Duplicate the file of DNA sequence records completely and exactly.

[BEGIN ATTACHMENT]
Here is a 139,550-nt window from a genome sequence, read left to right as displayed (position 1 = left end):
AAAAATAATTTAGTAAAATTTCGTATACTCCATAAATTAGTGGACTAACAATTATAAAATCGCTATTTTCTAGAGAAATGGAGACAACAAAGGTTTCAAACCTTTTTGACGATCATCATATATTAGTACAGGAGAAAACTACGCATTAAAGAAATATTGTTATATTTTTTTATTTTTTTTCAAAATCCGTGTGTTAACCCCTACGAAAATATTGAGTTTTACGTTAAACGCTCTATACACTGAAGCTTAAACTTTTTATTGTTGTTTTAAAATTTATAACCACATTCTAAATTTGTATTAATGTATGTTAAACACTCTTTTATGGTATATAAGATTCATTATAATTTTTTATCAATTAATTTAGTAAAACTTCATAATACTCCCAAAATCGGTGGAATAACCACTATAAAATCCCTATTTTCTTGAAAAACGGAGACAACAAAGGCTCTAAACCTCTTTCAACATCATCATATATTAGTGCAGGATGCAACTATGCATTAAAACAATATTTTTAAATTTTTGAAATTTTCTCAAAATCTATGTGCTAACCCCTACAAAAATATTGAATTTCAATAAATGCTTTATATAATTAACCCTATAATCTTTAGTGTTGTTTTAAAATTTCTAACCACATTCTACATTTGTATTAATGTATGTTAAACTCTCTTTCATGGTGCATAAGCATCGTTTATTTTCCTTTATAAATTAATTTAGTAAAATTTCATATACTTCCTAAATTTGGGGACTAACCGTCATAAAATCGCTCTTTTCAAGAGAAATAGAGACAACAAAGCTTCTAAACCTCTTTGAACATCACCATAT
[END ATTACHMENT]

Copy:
Here is a 139,550-nt window from a genome sequence, read left to right as displayed (position 1 = left end):
AAAAATAATTTAGTAAAATTTCGTATACTCCATAAATTAGTGGACTAACAATTATAAAATCGCTATTTTCTAGAGAAATGGAGACAACAAAGGTTTCAAACCTTTTTGACGATCATCATATATTAGTACAGGAGAAAACTACGCATTAAAGAAATATTGTTATATTTTTTTATTTTTTTTCAAAATCCGTGTGTTAACCCCTACGAAAATATTGAGTTTTACGTTAAACGCTCTATACACTGAAGCTTAAACTTTTTATTGTTGTTTTAAAATTTATAACCACATTCTAAATTTGTATTAATGTATGTTAAACACTCTTTTATGGTATATAAGATTCATTATAATTTTTTATCAATTAATTTAGTAAAACTTCATAATACTCCCAAAATCGGTGGAATAACCACTATAAAATCCCTATTTTCTTGAAAAACGGAGACAACAAAGGCTCTAAACCTCTTTCAACATCATCATATATTAGTGCAGGATGCAACTATGCATTAAAACAATATTTTTAAATTTTTGAAATTTTCTCAAAATCTATGTGCTAACCCCTACAAAAATATTGAATTTCAATAAATGCTTTATATAATTAACCCTATAATCTTTAGTGTTGTTTTAAAATTTCTAACCACATTCTACATTTGTATTAATGTATGTTAAACTCTCTTTCATGGTGCATAAGCATCGTTTATTTTCCTTTATAAATTAATTTAGTAAAATTTCATATACTTCCTAAATTTGGGGACTAACCGTCATAAAATCGCTCTTTTCAAGAGAAATAGAGACAACAAAGCTTCTAAACCTCTTTGAACATCACCATAT